During this time period, Sinatra owned a casino/lodge on the California/Nevada line called the Cal Neva.  It was a landing spot for those who didn't want to go all the way to Vegas and for those who wanted a smaller intimate setting. The problem was, Giancana was seen there repeatedly and there were some issues with Giancana getting into it with other guests. Kennedy also stayed there, shacking up with Phyllis McGuire, Marilyn Monroe, Judith Campbell and others.  Sinatra had long supplied Kennedy with hookers and etc, and it created an atmosphere in which no Presidential candidate could be caught in.  The other problem, was that Monroe was beyond in love with Kennedy, and had made threats that she would expose the Kennedy's the mob, and everything else if Kennedy didn't leave his wife.  It also didn't stop Bobby Kennedy from having a lurid affair with Monroe.  While that is all relevant, all it lends itself too, was that someone was going to get blamed.   FBI surveillance had caught glimpses of Giancana at the Cal Neva, and it just created havoc, and Sinatra denied he ever met or knew Giancana, which infuriated him.

Also add that the FBI had Sinatra under wiretaps and under surveillance non stop. His FBI file alone is thousands of pages.  The fact is, after the Kennedy problem, Sinatra was shunned by the mob.  Sam Giancana was caught on tape discussing killing Dean Martin and Frank Sinatra because he felt they had "big mouths, and did nothing to stop the Kennedy's."  In fairness to Sinatra, he was over his head and knew it, and perhaps after Kennedy was killed, he never ever voted Democrat again.  He was that bitter over what the Kennedy's had done.  They essentially made him look the fool, and ruined his reputation when it came to the mafia.

So what this all boils down to is this.  Sinatra was NEVER proposed.  There are several reasons for this. For starters, the FBI was like a pack of ticks all over him.  He was being surveiled non stop, and no member of the mob wanted to be seen around him.  They went thr
ough Jilly Rizzo when contact was needed, and in the later years, it was only because they wanted him to do a benefit, or to play meet and greet.   Here are facts:

FACTS
 - Sinatra's affiliation with the mafia came through the Fischetti brothers who he had known since the 1940's.

- Sinatra's main New York contacts came directly as a result through Skinny D'Amato, former owner of the infamous 500 Club in New Jersey.

-Sinatra hated everything about New Jersey.  He was bitter he was from New Jersey and often refused to even go there in his later years other than to simply play cards at the casino's, and to do benefits, and concerts.

-Sinatra's main mob contacts, were the Fischetti's, and Sam Giancana.

-After the Cal/Neva, the Kennedy's, he was cut off from the mob.  They would have nothing to do with him in any business form, other than or related to wanting to meet him because of his talent as a singer.

-He denied the mob, knowing them, or being friendly with them.  He did that his entire life.  Frank was old school, but it was also fear.  He knew he was in trouble with them, and it wasn't until Giancana was killed that he began to communicate with them again.

-Sinatra did meet with the New York conglomerate, in Westchester.  He denied knowing who they were.

Now while these facts aren't really the big glowing facts you might consider to be relevant, you have to understand that after everything Sinatra did for the mob, and they did for him, after the Kennedy thing, he was no longer considered in a positive light with them.  Granted, he might have met with them in different circumstances, but the mob would have been uber foolish to consider allowing him to enter the mafia, nor would Frank have ever even considered that.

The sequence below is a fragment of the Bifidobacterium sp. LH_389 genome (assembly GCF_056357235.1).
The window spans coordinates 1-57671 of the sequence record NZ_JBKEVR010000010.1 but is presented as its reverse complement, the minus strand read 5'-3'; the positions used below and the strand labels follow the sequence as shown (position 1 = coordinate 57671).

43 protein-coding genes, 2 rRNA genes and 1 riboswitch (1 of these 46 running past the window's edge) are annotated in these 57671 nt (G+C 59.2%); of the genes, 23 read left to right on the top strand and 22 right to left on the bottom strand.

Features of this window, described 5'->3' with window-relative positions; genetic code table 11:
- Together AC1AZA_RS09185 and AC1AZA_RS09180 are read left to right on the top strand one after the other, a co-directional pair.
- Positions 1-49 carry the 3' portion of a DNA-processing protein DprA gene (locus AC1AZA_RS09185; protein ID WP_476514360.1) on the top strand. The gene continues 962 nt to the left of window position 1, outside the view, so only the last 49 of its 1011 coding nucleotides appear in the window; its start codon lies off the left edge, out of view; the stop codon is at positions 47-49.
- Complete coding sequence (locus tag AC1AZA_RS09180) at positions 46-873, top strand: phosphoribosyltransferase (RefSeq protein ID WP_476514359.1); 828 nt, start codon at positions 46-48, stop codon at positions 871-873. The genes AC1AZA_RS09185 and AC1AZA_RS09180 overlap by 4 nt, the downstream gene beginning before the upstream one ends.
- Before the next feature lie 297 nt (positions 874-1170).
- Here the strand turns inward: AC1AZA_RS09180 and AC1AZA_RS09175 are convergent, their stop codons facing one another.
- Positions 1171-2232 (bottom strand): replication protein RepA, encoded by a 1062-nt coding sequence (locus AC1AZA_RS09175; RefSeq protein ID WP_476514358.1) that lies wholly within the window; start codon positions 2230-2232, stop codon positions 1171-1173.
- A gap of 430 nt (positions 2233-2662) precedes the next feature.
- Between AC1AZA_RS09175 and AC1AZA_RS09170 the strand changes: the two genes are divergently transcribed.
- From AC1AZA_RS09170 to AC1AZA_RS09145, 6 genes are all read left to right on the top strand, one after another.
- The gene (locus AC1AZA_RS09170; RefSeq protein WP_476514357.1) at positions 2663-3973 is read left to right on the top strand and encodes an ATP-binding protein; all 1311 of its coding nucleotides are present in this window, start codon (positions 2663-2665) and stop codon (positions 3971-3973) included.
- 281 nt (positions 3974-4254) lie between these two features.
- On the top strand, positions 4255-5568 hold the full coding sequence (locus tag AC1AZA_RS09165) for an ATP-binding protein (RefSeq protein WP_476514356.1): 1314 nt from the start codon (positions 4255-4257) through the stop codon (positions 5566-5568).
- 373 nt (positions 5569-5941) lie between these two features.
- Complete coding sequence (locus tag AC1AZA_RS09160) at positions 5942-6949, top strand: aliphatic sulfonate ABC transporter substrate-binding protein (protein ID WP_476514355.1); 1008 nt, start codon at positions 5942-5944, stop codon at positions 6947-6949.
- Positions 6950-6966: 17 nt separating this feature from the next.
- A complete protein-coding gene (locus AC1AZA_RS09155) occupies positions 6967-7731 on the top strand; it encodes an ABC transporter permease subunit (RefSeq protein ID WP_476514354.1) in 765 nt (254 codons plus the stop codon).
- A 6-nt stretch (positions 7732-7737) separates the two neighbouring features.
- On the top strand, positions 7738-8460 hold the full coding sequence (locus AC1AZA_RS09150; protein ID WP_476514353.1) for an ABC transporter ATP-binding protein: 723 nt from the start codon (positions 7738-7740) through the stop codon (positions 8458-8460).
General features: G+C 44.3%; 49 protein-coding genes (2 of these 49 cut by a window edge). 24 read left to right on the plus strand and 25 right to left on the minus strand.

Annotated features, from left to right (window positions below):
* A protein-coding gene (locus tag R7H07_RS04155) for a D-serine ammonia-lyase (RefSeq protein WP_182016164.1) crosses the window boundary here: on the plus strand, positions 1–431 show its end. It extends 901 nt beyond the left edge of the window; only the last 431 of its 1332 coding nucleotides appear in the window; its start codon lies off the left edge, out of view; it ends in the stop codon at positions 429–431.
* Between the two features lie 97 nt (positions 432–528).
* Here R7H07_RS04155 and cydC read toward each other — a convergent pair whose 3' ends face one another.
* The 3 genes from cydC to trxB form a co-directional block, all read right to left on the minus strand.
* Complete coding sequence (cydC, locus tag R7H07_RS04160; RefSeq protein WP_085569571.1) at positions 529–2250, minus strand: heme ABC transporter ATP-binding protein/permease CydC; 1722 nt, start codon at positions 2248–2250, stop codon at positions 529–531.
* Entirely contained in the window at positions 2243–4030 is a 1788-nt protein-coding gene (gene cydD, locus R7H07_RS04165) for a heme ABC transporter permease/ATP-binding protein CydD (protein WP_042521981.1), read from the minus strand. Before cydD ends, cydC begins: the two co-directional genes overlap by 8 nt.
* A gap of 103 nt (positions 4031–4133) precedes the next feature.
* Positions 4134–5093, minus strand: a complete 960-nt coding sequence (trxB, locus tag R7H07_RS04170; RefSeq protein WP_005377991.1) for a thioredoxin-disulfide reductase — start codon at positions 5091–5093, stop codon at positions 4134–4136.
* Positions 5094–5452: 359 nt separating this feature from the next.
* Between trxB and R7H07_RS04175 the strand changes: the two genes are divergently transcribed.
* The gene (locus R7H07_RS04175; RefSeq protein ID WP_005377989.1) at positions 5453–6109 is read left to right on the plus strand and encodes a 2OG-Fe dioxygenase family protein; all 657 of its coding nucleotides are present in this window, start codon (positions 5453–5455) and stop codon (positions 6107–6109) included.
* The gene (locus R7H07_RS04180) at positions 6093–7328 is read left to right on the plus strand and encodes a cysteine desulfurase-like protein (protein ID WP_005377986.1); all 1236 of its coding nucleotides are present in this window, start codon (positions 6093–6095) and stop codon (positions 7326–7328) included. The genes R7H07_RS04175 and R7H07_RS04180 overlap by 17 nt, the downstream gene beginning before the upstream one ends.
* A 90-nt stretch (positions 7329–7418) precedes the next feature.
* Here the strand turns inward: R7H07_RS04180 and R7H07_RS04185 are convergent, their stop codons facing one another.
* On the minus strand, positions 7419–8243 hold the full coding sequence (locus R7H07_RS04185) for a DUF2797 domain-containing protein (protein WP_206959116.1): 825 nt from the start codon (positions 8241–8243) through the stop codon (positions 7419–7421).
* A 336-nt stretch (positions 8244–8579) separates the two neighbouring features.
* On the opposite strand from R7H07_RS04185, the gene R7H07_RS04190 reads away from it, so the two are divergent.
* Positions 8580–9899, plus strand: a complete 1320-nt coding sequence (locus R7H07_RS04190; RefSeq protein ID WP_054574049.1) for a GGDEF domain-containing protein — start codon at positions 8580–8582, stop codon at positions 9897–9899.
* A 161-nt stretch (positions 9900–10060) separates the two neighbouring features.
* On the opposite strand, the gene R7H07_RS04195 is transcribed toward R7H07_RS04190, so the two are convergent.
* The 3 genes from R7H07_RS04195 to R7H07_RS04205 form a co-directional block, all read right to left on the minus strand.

Why would the mob even think about that? The FBI was all over him, the mob was still bitter about the Kennedy thing, Frank hated New Jersey, had a solid career as a singer, and had been forcefully removed from any holdings he had with the mob in the casino aspect.  Sinatra had too much heat, both publicly, politically, and the mob didn't want any eyebrows raised which is why they kept there distance for the most part.  The idea that somehow, someone in Jersey proposed membership for Sinatra is about as hilarious as it gets, and is perhaps the biggest lie I have ever read in my life. Not only is it not factual, it's the most unbelievable and stupid thing I have ever heard.

Say what you will about Frank Sinatra, the guy was very well connected, had many relationships with the mob, but that's where it began and stopped.  Sinatra made money for them, and he made money from them, and that was the extent of that relationship.  Any assertion otherwise is a joke.  Sinatra's legacy will always be a bit frayed, but the truth is, while it lasted it was a win/win for everyone involved until they felt that Sinatra wasn't fully loyal to them.  The very idea that somehow Sinatra's name came up in a meeting about membership is about as factual as George Washington being a cross dressing midget hell bent on snorting coke and killing nuns.

In final, if you're going to write about a subject, at least back it up with proof.  Back it up with your source.  Don't use informants for "inside information," because they will twist, bend, and make up things to give you what they want because in turn you get clicks and you get some half-assed gossip on someone.  Also, know the subject your talking about.  If you don't know anything about Frank Sinatra and you just want to regurgitate what you"heard," or what someone "told you," perhaps it's incumbent that you do a little bit of research to make sure what you are talking about is factual.  Otherwise you just lead your audience to believe something that isn't true, and eventually they will find out and you will lose what little audience you do have.  Just my two cents.